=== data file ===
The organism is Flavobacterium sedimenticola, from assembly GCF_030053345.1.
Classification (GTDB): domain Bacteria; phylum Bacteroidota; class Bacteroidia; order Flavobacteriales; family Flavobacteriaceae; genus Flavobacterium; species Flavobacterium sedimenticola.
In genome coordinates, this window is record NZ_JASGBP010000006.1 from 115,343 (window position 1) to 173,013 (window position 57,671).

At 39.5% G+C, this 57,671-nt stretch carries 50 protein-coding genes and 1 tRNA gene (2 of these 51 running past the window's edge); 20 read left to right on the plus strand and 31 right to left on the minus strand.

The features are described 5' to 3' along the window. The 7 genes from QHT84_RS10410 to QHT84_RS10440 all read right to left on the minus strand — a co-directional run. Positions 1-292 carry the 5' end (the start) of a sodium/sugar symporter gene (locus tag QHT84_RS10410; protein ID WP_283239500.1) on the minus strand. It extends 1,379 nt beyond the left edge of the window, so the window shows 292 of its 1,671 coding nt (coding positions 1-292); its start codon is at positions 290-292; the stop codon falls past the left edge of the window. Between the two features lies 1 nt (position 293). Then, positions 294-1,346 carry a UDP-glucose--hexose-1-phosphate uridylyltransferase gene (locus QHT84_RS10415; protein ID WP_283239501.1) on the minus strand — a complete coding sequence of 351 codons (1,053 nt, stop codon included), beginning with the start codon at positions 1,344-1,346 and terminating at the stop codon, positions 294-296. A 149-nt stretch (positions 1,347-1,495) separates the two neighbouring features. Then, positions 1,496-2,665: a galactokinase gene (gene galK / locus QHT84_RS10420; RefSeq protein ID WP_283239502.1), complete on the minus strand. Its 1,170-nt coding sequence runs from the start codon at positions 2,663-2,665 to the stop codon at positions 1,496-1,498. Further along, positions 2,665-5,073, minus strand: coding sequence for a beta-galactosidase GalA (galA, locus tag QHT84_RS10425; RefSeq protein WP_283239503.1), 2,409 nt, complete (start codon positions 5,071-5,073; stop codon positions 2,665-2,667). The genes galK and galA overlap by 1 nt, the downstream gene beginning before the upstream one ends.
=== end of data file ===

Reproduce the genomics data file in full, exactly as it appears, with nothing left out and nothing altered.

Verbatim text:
The organism is Flavobacterium sedimenticola, from assembly GCF_030053345.1.
Classification (GTDB): domain Bacteria; phylum Bacteroidota; class Bacteroidia; order Flavobacteriales; family Flavobacteriaceae; genus Flavobacterium; species Flavobacterium sedimenticola.
In genome coordinates, this window is record NZ_JASGBP010000006.1 from 115,343 (window position 1) to 173,013 (window position 57,671).

At 39.5% G+C, this 57,671-nt stretch carries 50 protein-coding genes and 1 tRNA gene (2 of these 51 running past the window's edge); 20 read left to right on the plus strand and 31 right to left on the minus strand.

The features are described 5' to 3' along the window. The 7 genes from QHT84_RS10410 to QHT84_RS10440 all read right to left on the minus strand — a co-directional run. Positions 1-292 carry the 5' end (the start) of a sodium/sugar symporter gene (locus tag QHT84_RS10410; protein ID WP_283239500.1) on the minus strand. It extends 1,379 nt beyond the left edge of the window, so the window shows 292 of its 1,671 coding nt (coding positions 1-292); its start codon is at positions 290-292; the stop codon falls past the left edge of the window. Between the two features lies 1 nt (position 293). Then, positions 294-1,346 carry a UDP-glucose--hexose-1-phosphate uridylyltransferase gene (locus QHT84_RS10415; protein ID WP_283239501.1) on the minus strand — a complete coding sequence of 351 codons (1,053 nt, stop codon included), beginning with the start codon at positions 1,344-1,346 and terminating at the stop codon, positions 294-296. A 149-nt stretch (positions 1,347-1,495) separates the two neighbouring features. Then, positions 1,496-2,665: a galactokinase gene (gene galK / locus QHT84_RS10420; RefSeq protein ID WP_283239502.1), complete on the minus strand. Its 1,170-nt coding sequence runs from the start codon at positions 2,663-2,665 to the stop codon at positions 1,496-1,498. Further along, positions 2,665-5,073, minus strand: coding sequence for a beta-galactosidase GalA (galA, locus tag QHT84_RS10425; RefSeq protein WP_283239503.1), 2,409 nt, complete (start codon positions 5,071-5,073; stop codon positions 2,665-2,667). The genes galK and galA overlap by 1 nt, the downstream gene beginning before the upstream one ends.